With plans to build 80 new coal power plants by 2023, and a UN climate pledge centred on a 116% emissions increase, Turkey is turning a blind eye to the toll coal is already taking on the health of its citizens and communities.
As G20 president, Turkey will host a meeting next month to discuss the phase-out of fossil fuel subsidies; it can make a start by eliminating the up to US$1.6 billion it currently funnels into the coal industry, and investing instead in its huge solar and wind potential.
With the coal industry crumbling, getting out of this dirty energy source is a no brainer.
As projects continue to fail, commodity prices tumble, and analysts label half of global coal output as unprofitable, the world’s largest financial institutions are getting out of the risky energy source.
Meanwhile faced with the social impacts of coal, Swedish campaigners are examining options to buy lignite operations in Germany in a bid to prevent new mines.
And smart governments are already making a swift exit from coal.
Following an intense local campaign over air quality, even coal-loving Poland has now signed a law allowing local authorities to ban domestic coal, leaving those countries still betting on the out-dated energy source looking increasingly out of touch.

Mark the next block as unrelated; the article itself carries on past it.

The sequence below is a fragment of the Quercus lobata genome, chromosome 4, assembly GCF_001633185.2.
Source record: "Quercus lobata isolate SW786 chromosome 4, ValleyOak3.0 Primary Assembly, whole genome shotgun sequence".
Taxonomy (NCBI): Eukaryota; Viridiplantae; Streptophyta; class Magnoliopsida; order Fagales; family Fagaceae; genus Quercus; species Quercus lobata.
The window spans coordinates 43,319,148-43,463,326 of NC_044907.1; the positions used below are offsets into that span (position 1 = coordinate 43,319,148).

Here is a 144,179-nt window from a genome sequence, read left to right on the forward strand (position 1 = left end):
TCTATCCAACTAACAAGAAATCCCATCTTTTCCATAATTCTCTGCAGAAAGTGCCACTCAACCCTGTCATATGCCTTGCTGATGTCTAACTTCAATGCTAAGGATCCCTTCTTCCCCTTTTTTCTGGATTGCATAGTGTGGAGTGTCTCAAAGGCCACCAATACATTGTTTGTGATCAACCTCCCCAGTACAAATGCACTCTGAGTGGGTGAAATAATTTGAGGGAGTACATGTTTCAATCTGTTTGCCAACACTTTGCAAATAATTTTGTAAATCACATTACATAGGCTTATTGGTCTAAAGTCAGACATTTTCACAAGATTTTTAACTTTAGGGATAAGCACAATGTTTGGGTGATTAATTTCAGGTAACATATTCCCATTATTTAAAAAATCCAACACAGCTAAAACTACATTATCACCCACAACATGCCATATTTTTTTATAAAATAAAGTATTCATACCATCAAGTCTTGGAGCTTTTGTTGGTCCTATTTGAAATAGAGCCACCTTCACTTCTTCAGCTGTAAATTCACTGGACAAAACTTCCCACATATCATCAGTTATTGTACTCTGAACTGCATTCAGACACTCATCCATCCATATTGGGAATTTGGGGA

Even Turkey’s lonely quest may be thwarted as pressure increases on the French government to step up its calls for companies it part owns – such as Engie, which is heavily involved in Turkish coal – to get out of the black stuff.
With the door closing on coal, the renewables sector is on the rise.
Wind power is now the cheapest energy source in Germany and the UK and in Turkey renewables can meet the country’s energy needs at no extra cost.
It has never made less sense to build fossil fuel power plants and as clean energy continues to displace polluting coal the co-benefits will be huge, including clean air,better health, reduced emissions and millions of jobs.